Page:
When the little owl arrived at Woodlands Nature Center, it seemed alert enough, but it couldn’t fly or even open its left wing. There was a red raw spot on its left wing and another on its breast where it had flown into a barb wire fence. The bird clacked its beak in warning as we examined and disinfected its wounds.
The owl couldn’t have weighed more than three ounces and stood about four inches tall, but it was no baby; it was a Northern Saw-whet Owl, one of North America’s smallest. Although common in some areas, the saw-whet is rare in southern states, and this was only the second recorded for our area.
Our nature center is not in the business of wildlife rehabilitation, but a few animals are permanently placed here as educational exhibits (most of them given to us by rehabilitators after determining that they are non-releasable). People know us as “that animal place,” and often bring us injured animals hoping that we can “fix them up” as did the farmer who brought us the owl.
We generally provide only immediate care (first aid and rehydration) and then transport the animal to a rehabilitator in the area. We suggest that anyone calling about an animal take the animal in question directly to a rehabilitator. On this April Day though, everyone seemed to have their hands full, even the raptor clinic at the local university. Their director examined the bird for serious injuries and suggested a regimen of food and exercise.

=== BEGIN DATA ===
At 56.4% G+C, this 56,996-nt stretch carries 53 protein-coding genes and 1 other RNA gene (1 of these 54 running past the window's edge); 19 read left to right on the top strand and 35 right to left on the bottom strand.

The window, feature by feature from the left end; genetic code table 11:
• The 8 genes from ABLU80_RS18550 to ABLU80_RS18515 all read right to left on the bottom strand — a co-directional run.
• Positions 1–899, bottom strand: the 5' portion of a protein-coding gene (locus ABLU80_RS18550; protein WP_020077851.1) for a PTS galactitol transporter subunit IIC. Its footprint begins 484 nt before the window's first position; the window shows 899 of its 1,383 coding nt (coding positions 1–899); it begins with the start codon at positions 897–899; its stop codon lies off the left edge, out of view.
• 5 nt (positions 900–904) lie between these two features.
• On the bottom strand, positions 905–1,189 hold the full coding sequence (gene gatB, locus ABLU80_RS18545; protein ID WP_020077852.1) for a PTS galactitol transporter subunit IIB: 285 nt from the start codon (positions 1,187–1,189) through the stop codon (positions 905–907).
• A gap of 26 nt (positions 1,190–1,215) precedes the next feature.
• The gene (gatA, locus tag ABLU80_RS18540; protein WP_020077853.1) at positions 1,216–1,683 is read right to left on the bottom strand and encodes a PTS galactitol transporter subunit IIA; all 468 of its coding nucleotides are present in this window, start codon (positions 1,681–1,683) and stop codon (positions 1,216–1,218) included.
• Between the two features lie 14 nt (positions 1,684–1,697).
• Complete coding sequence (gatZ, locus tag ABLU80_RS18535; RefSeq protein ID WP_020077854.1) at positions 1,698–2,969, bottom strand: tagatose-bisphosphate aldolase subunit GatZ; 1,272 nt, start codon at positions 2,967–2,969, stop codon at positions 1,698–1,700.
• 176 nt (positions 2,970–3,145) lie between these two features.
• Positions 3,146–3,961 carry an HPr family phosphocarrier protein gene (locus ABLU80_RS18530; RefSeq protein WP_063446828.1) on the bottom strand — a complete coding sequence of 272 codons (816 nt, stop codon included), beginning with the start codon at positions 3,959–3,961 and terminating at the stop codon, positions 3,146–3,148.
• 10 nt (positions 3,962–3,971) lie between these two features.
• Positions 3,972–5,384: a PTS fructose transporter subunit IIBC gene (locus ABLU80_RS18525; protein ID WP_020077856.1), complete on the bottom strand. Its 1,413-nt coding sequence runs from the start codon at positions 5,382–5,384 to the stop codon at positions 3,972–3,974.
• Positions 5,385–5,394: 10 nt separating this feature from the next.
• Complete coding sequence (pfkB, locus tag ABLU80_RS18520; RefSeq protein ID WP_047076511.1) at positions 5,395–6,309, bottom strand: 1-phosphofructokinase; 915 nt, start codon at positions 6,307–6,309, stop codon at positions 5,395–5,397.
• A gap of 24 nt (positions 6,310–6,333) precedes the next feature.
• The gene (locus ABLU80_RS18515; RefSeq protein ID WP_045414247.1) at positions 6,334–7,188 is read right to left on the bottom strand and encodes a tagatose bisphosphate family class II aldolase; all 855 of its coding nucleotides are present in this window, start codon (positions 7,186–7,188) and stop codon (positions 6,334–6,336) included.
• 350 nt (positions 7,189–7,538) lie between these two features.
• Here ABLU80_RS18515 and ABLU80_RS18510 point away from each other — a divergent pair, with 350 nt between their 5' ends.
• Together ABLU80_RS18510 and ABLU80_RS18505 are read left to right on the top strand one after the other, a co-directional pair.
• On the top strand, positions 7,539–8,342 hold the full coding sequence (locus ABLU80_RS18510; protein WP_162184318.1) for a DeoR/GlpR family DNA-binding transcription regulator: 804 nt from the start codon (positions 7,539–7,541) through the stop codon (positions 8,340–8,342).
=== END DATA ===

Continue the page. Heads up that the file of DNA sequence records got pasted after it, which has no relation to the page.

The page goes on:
At first the owl could only flutter enough to break its fall, but its appetite was excellent. It ate two mice each day, and sometimes jumped from its kennel carrier home to hop around the room. It occasionally inflated its chest and clacked its beak, a sure sign that it was remaining a wild creature and not becoming accustomed to humans. That fear of humans is necessary for any wild animal’s survival, so it was important to keep the owl isolated from humans and to see that it did not become accustomed to us.
A week after its arrival, the owl was flying around the auditorium between programs, and ten days after arrival it was ready for release. We drove to a pine woods well away from busy traffic and removed it from the carrier. At first it sat on my gloved hand and peered at the surroundings but would not fly. Then it stretched its wings and a sudden burst of energy took it to a nearby branch.
Today I can only speculate on the owl’s whereabouts, for Northern Saw-whet Owls are migratory. It is a comforting thought though that, thanks to a concerned farmer who took the time to rescue and bring it to us, that saw whet owl is once again flying over North America.
For further information: https://www.allaboutbirds.org/guide/Northern_Saw-whet_Owl/id